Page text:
Well, if you’ve been watching TV day and night for the last week you might be feeling a bit overwhelmed and decidedly depressed. I know my mom has been. The images of the children have been tearing at her heart and the tears fell. What I can say to you is what I say to her: Turn the TV off.
Now, my mom is quite elderly so the next admonition is not for her: Do something.
My nature-loving granddaughter with an open heart for animals couldn’t stand to hear about the poor pets left behind, so she asked if we could go to WalMart and buy a huge bag of dog food to take to a nearby drop-off. We did.
My daughter has been combing through her clothes and her husband’s and has five bags full. Unfortunately she had already sorted through the children’s clothes so there wasn’t much left to donate, but it’s a start. My parents have a garage is full of items that folks will need as they are moved into new housing. One neighbor has several bags of books to donate.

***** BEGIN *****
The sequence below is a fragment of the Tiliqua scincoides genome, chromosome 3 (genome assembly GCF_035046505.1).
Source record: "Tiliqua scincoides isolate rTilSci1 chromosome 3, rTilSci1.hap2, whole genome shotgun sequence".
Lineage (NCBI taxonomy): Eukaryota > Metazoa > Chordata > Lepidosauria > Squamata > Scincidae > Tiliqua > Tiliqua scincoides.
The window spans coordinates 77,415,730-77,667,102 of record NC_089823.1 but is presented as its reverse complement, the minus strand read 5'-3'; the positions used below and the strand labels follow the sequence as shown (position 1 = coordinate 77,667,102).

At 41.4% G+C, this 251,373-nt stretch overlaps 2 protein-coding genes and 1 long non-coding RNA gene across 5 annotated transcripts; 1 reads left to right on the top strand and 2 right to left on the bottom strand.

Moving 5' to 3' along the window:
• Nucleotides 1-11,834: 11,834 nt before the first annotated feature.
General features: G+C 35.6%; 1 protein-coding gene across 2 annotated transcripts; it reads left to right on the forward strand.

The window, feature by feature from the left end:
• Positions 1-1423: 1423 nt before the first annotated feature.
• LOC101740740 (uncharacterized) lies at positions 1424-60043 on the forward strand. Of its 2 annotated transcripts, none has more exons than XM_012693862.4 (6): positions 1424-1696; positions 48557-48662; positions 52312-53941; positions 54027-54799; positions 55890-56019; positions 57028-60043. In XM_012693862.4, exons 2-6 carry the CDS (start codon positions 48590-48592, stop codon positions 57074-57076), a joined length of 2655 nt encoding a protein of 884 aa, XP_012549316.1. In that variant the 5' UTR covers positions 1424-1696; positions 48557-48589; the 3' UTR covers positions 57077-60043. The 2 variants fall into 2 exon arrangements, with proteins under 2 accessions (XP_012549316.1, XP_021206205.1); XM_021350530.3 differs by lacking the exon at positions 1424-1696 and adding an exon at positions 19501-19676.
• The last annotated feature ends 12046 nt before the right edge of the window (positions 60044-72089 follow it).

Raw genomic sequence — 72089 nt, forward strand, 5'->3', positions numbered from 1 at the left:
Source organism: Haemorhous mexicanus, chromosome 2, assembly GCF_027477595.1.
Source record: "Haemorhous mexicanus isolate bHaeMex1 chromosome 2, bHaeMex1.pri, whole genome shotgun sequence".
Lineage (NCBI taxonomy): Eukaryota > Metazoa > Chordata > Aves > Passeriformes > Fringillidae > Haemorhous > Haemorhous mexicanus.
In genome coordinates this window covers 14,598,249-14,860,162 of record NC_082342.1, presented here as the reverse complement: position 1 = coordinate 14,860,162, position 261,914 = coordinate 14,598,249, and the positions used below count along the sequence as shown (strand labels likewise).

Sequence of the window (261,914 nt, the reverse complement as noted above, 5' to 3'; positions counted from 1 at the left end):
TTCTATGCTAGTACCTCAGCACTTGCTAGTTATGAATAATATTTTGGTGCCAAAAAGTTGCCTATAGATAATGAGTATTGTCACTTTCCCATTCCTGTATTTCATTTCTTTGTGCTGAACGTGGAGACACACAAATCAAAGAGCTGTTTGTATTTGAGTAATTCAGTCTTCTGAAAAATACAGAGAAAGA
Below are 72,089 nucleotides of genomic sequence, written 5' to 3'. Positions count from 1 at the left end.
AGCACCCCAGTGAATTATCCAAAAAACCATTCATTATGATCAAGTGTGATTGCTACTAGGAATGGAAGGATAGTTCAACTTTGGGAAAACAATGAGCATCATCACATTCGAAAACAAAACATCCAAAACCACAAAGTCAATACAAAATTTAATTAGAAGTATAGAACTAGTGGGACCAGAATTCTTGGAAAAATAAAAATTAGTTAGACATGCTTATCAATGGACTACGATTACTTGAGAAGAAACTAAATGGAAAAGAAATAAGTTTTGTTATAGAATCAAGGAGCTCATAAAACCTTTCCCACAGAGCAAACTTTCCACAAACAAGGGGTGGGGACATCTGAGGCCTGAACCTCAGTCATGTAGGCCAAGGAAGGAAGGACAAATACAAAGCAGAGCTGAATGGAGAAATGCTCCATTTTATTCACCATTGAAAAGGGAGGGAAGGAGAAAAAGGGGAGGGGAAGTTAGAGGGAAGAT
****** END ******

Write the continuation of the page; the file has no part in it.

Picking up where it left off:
I spent time today linking up with the Hurricane Katrina: Blogg for Relief Weekend on this site and on the TeensTakeAction.com site. I hope visitors will take the nudge and make a contribution. I also have several bags of clothes to trot down to the nearest drop off.
All of this reminds me that I haven’t mentioned in quite a while that I am looking for stories about teens and younger kids who take the initiative and do something to help their neighbors, their community, their peers or anyone in need. I want to record their stories on my Teens Take Action (TTA) blog and encourage them to enter the TTA contest. Some may become part of a new project I’m working on, so please forward any info to me at firstname.lastname@example.org.
Listening to the news broadcasts as Katrina moved across New Orleans, I was reminded of Eric Larson’s ISAAC’S STORM, the award-winning and bestselling nonfiction narrative of the 1900 Galveston Hurricane that killed anywhere from 6,000 – 8,000. Until last weekend, that storm held the highest place in the US annals of major natural catastrophes but it would appear the Katrina has given a big push to topple the Galveston storm from it’s high perch. Let’s hope Katrina is unsuccessful.
If you haven’t read ISAAC’S STORM or have never experienced a hurricane, I strongly recommend that you read the book. All last week as I heard the reports of the storm surge I kept remembering Larson’s description of the surge that overtook Galveston and wreaked such immense havoc. I have to say, the book cast a haunting preview of what probably occurred last week in the city where music reigned in the heart and soul of its people.